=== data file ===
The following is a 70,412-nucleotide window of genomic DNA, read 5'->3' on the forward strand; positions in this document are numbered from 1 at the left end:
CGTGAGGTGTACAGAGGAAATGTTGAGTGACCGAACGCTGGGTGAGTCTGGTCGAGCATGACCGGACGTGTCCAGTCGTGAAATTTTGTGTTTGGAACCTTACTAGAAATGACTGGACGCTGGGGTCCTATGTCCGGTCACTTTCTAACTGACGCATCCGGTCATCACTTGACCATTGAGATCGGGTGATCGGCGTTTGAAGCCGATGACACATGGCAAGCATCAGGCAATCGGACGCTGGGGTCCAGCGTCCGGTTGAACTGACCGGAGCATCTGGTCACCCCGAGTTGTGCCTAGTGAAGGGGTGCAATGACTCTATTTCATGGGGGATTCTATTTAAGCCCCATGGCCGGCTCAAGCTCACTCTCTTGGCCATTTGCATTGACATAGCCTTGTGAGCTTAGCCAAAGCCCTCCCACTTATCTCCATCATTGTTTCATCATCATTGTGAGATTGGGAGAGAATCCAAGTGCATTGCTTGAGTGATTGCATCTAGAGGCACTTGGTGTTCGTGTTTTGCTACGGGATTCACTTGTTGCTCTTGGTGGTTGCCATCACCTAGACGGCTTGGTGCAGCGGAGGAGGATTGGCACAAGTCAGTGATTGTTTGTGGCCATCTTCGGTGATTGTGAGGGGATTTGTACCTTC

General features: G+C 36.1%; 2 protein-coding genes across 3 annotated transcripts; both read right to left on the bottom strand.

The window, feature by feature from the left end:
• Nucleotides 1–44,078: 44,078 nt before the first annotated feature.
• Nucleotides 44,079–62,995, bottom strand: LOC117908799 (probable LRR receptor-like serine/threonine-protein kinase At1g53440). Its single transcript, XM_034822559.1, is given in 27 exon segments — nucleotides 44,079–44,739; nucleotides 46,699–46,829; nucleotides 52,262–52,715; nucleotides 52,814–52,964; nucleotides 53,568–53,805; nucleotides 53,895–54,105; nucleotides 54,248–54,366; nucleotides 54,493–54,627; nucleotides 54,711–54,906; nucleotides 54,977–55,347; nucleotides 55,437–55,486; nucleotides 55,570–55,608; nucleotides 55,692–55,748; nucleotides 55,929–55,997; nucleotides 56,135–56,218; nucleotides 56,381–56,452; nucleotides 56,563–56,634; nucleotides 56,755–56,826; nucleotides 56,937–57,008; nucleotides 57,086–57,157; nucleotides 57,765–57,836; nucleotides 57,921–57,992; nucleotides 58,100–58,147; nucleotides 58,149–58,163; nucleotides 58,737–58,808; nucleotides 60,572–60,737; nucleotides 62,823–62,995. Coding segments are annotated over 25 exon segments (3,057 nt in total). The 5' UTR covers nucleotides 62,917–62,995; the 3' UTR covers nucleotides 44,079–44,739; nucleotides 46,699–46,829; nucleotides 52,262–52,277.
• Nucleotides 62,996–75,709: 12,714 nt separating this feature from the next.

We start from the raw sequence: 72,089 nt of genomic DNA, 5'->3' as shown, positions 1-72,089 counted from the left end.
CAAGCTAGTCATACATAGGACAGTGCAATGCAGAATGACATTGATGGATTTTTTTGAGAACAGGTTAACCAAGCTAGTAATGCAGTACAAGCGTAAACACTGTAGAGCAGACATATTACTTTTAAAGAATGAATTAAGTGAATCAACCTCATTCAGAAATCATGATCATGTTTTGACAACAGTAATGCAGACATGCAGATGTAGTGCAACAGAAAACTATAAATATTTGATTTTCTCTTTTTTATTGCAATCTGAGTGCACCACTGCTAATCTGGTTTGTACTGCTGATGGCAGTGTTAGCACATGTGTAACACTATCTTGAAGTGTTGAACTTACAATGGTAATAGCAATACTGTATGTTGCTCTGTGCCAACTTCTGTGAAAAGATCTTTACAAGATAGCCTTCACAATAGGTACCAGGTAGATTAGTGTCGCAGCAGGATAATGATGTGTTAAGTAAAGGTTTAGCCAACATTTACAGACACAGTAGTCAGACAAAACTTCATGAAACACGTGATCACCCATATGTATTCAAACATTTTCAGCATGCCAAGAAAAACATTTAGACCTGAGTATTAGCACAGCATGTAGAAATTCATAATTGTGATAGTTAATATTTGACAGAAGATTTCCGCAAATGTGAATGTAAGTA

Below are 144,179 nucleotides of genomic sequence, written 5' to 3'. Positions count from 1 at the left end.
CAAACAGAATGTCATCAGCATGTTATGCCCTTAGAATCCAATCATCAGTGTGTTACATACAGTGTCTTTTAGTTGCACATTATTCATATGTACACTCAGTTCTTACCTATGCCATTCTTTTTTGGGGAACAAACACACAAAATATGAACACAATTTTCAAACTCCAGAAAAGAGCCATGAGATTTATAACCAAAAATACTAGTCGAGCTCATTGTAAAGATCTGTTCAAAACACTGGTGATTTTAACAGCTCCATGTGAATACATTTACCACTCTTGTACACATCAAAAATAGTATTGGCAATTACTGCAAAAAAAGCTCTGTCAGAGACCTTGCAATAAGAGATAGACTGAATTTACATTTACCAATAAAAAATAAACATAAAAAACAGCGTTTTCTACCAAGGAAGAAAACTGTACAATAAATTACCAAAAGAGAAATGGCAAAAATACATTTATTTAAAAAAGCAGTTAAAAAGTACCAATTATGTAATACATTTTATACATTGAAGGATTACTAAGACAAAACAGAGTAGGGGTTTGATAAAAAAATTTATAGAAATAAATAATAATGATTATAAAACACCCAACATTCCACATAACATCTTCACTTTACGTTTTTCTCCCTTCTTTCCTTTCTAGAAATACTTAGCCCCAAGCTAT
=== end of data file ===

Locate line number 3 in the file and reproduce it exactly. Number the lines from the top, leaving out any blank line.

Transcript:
General features: G+C 36.1%; 2 protein-coding genes across 3 annotated transcripts; both read right to left on the bottom strand.